Tagged: art

Livin’ large at Reggia di Caserta, Royal Palace of Caserta

Reggia di Caserta, as seen from the gardens

Reggia di Caserta, as seen from the gardens.  Yes that thing all the way back near the horizon

The Royal Palace of Caserta, Reggia di Caserta, is a marvelous place.  It was begun in 1752 by Charles VII of Naples with his architect Luigi Vanvitelli.  The Bourbon King wanted a new royal court that was protected from sea attacks.  Modeled mostly after Versailles, but also the Royal Palace in Madrid and the Charlottenburg Palace in Berlin, Caserta reflects a mixture of Late Baroque and early Neoclassism on a large scale. Not all the rooms are open to the public but the ones that are clearly convey the palace’s splendor.

The park and English garden behind the palace are tremendous in size.  When we finished touring the palace we headed towards the park.  Looking at how far the fountains were from the palace we decided to rent bikes to make a quicker tour.  Whoever came up with the idea of renting bicycles to tourists is brilliant.  If I was wearing a period dress I could have been in a deleted scene from Sofia Coppola’s Marie Antoinette.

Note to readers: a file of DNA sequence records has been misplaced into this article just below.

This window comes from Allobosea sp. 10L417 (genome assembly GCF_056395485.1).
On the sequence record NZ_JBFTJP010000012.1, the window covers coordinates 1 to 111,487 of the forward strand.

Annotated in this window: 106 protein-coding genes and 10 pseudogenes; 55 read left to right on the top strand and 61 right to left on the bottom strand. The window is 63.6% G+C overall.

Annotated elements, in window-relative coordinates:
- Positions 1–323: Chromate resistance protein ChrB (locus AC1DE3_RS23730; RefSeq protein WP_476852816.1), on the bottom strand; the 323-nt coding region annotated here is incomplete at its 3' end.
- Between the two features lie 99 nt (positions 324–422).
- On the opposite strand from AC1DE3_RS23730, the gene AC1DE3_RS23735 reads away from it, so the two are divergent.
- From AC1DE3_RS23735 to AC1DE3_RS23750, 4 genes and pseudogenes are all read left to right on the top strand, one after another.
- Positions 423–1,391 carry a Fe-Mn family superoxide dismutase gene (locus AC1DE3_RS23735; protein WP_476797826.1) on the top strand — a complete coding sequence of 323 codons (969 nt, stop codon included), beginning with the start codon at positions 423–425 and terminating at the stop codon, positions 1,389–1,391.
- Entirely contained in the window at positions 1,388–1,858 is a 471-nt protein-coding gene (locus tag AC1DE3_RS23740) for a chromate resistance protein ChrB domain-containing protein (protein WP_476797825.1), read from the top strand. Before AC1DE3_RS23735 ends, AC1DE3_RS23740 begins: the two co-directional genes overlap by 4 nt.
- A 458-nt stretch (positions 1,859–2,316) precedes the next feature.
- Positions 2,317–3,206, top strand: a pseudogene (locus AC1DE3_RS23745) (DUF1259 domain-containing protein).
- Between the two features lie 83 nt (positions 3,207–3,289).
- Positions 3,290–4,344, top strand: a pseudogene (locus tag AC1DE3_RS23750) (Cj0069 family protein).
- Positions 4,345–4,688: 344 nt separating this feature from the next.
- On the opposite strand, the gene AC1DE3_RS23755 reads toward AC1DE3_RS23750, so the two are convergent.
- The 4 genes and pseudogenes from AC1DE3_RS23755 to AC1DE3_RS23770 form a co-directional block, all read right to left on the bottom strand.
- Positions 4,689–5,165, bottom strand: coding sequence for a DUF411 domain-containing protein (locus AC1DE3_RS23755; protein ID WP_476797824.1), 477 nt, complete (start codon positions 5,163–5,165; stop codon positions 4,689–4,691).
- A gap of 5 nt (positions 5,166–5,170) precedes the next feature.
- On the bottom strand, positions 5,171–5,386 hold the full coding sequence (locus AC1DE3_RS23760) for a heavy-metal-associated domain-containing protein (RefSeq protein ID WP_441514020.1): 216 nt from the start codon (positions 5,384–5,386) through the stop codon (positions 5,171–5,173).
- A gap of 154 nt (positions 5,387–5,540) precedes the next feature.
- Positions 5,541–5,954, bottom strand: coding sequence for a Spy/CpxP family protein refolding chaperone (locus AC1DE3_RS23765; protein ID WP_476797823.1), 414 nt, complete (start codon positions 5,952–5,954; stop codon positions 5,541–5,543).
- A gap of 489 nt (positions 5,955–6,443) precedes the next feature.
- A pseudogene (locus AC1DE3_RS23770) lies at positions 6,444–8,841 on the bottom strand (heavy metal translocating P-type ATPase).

Walter De Maria lived on my street

Walter de Maria's abode, 421 East 6th Street

Walter de Maria’s abode, 421 East 6th Street.  Courtesy Katharine Marks for The New York Times.  

I’ve lived in the East Village for nearly ten years.  Recently I found out that the creative type living in the strange building on my street was Walter De Maria.  Once or twice I saw a man going into the building but that was it.  No hullabaloo or nonsense over there.

Mr. De Maria died last summer and his home plus the vacant lot to the left is for sale.  Do you have $25 million and need a housekeeper/cook?  Adopt me!  Do not judge this book by its cover because it’s amazing inside.

There’s a slideshow here, and the original article from The New York Times.



A religious afternoon in Naples

Cloister of Santa Chiara

Cloister of Santa Chiara